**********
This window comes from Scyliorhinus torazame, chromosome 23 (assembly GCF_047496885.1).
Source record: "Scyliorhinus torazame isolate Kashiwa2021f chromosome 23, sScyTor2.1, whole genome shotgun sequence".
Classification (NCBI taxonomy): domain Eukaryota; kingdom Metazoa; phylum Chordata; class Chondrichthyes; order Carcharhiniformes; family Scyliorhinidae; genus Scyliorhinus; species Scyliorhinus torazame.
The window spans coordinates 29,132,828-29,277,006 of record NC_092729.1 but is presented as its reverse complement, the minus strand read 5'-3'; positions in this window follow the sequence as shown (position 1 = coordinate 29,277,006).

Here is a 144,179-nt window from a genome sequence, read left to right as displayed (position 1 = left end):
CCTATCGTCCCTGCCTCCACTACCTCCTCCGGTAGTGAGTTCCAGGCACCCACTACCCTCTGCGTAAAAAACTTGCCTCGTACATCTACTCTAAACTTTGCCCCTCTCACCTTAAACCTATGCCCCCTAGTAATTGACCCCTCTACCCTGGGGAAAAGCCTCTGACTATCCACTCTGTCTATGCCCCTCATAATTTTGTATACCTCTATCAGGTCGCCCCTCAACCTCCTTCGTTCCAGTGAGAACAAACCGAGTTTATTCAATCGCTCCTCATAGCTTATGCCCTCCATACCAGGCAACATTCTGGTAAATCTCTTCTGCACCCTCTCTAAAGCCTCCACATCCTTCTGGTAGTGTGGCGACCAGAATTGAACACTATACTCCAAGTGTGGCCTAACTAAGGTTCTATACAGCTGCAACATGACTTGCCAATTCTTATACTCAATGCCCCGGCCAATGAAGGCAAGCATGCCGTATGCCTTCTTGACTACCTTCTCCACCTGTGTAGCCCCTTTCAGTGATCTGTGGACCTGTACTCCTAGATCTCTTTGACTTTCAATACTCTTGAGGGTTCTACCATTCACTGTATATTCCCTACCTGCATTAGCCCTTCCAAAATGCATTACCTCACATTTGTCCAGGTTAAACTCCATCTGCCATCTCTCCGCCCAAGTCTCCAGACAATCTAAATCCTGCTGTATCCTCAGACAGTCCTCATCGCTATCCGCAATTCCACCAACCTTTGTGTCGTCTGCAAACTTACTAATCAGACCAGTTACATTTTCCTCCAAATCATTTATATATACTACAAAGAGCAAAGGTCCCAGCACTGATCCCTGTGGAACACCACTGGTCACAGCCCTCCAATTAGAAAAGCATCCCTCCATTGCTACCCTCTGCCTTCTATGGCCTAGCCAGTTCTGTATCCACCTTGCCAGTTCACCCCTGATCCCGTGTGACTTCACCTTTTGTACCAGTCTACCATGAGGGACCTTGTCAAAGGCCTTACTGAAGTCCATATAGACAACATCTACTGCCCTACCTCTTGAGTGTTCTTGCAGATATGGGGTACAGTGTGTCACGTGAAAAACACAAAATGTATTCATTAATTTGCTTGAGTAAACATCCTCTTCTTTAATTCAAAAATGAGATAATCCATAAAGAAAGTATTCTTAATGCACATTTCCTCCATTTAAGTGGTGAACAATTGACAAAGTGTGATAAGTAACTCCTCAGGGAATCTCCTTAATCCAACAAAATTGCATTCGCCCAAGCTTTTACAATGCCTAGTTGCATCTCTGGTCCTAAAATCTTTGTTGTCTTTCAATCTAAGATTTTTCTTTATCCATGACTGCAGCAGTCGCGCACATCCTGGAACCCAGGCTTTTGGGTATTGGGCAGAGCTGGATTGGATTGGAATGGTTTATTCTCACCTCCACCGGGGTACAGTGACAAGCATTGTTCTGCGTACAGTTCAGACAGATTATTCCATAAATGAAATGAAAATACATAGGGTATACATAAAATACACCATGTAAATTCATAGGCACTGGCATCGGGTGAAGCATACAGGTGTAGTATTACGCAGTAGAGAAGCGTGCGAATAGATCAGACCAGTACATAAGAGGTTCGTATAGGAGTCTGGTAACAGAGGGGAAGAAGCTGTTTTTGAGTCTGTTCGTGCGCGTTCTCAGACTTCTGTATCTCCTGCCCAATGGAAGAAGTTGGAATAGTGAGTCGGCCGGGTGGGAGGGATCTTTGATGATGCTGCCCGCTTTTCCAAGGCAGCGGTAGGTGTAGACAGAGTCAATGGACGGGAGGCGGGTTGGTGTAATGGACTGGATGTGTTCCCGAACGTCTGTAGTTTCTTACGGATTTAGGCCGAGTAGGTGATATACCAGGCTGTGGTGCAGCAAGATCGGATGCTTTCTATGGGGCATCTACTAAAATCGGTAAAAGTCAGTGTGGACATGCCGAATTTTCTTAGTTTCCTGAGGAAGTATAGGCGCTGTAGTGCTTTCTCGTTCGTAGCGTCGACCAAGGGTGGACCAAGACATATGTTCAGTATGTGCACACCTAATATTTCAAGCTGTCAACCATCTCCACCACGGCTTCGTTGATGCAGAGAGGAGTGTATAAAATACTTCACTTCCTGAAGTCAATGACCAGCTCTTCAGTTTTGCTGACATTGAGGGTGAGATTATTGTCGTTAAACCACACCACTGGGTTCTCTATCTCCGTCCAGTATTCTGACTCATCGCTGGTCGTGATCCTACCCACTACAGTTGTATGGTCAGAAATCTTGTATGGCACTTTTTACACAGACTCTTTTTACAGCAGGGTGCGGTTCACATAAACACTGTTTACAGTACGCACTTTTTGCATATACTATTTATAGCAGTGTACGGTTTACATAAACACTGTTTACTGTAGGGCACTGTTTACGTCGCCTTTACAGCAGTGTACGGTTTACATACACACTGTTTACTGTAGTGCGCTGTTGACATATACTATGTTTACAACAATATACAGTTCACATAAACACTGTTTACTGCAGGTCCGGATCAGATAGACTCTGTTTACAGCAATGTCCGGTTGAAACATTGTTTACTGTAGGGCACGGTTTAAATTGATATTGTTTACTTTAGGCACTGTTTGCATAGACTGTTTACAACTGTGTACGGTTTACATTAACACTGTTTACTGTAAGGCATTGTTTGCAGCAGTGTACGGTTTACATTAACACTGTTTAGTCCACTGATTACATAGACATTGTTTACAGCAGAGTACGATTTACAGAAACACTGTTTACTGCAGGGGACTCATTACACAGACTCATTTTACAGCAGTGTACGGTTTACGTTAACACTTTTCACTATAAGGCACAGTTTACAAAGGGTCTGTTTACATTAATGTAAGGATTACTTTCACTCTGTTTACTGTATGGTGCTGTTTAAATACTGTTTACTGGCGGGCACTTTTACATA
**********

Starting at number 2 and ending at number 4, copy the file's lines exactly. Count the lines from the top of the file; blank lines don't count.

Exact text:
Source record: "Scyliorhinus torazame isolate Kashiwa2021f chromosome 23, sScyTor2.1, whole genome shotgun sequence".
Classification (NCBI taxonomy): domain Eukaryota; kingdom Metazoa; phylum Chordata; class Chondrichthyes; order Carcharhiniformes; family Scyliorhinidae; genus Scyliorhinus; species Scyliorhinus torazame.
The window spans coordinates 29,132,828-29,277,006 of record NC_092729.1 but is presented as its reverse complement, the minus strand read 5'-3'; positions in this window follow the sequence as shown (position 1 = coordinate 29,277,006).